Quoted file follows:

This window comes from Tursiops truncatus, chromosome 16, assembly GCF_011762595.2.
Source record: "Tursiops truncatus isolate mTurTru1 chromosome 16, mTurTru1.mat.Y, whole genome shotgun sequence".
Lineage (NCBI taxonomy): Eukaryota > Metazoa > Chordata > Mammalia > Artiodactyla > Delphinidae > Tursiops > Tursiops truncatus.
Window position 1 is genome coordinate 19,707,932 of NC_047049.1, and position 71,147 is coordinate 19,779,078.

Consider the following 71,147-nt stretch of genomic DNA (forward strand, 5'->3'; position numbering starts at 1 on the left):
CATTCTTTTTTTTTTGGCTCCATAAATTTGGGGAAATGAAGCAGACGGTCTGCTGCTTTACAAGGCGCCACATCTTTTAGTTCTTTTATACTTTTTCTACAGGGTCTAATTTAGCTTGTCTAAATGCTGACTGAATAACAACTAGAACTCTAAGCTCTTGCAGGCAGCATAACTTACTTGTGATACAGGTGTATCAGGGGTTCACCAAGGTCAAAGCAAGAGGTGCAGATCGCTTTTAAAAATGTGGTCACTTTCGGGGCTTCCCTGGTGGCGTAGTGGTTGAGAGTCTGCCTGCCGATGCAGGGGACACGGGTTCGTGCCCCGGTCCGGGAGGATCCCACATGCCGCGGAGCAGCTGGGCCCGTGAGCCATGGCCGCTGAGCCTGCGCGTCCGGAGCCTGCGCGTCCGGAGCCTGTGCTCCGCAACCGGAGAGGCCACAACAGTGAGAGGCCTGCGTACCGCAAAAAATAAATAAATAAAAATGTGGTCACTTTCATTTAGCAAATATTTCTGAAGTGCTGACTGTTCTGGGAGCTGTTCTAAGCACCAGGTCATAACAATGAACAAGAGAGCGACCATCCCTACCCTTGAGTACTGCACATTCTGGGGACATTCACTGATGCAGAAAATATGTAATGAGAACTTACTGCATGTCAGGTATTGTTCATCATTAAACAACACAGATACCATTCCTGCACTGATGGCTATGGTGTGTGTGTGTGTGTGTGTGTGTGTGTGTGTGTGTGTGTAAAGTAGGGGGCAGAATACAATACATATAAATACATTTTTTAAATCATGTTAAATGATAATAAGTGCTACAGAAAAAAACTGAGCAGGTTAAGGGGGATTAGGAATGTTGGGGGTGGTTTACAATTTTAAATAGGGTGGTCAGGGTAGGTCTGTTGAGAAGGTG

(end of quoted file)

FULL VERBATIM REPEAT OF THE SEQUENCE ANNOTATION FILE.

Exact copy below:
This window comes from Tursiops truncatus, chromosome 16, assembly GCF_011762595.2.
Source record: "Tursiops truncatus isolate mTurTru1 chromosome 16, mTurTru1.mat.Y, whole genome shotgun sequence".
Lineage (NCBI taxonomy): Eukaryota > Metazoa > Chordata > Mammalia > Artiodactyla > Delphinidae > Tursiops > Tursiops truncatus.
Window position 1 is genome coordinate 19,707,932 of NC_047049.1, and position 71,147 is coordinate 19,779,078.

Consider the following 71,147-nt stretch of genomic DNA (forward strand, 5'->3'; position numbering starts at 1 on the left):
CATTCTTTTTTTTTTGGCTCCATAAATTTGGGGAAATGAAGCAGACGGTCTGCTGCTTTACAAGGCGCCACATCTTTTAGTTCTTTTATACTTTTTCTACAGGGTCTAATTTAGCTTGTCTAAATGCTGACTGAATAACAACTAGAACTCTAAGCTCTTGCAGGCAGCATAACTTACTTGTGATACAGGTGTATCAGGGGTTCACCAAGGTCAAAGCAAGAGGTGCAGATCGCTTTTAAAAATGTGGTCACTTTCGGGGCTTCCCTGGTGGCGTAGTGGTTGAGAGTCTGCCTGCCGATGCAGGGGACACGGGTTCGTGCCCCGGTCCGGGAGGATCCCACATGCCGCGGAGCAGCTGGGCCCGTGAGCCATGGCCGCTGAGCCTGCGCGTCCGGAGCCTGCGCGTCCGGAGCCTGTGCTCCGCAACCGGAGAGGCCACAACAGTGAGAGGCCTGCGTACCGCAAAAAATAAATAAATAAAAATGTGGTCACTTTCATTTAGCAAATATTTCTGAAGTGCTGACTGTTCTGGGAGCTGTTCTAAGCACCAGGTCATAACAATGAACAAGAGAGCGACCATCCCTACCCTTGAGTACTGCACATTCTGGGGACATTCACTGATGCAGAAAATATGTAATGAGAACTTACTGCATGTCAGGTATTGTTCATCATTAAACAACACAGATACCATTCCTGCACTGATGGCTATGGTGTGTGTGTGTGTGTGTGTGTGTGTGTGTGTGTGTGTGTAAAGTAGGGGGCAGAATACAATACATATAAATACATTTTTTAAATCATGTTAAATGATAATAAGTGCTACAGAAAAAAACTGAGCAGGTTAAGGGGGATTAGGAATGTTGGGGGTGGTTTACAATTTTAAATAGGGTGGTCAGGGTAGGTCTGTTGAGAAGGTG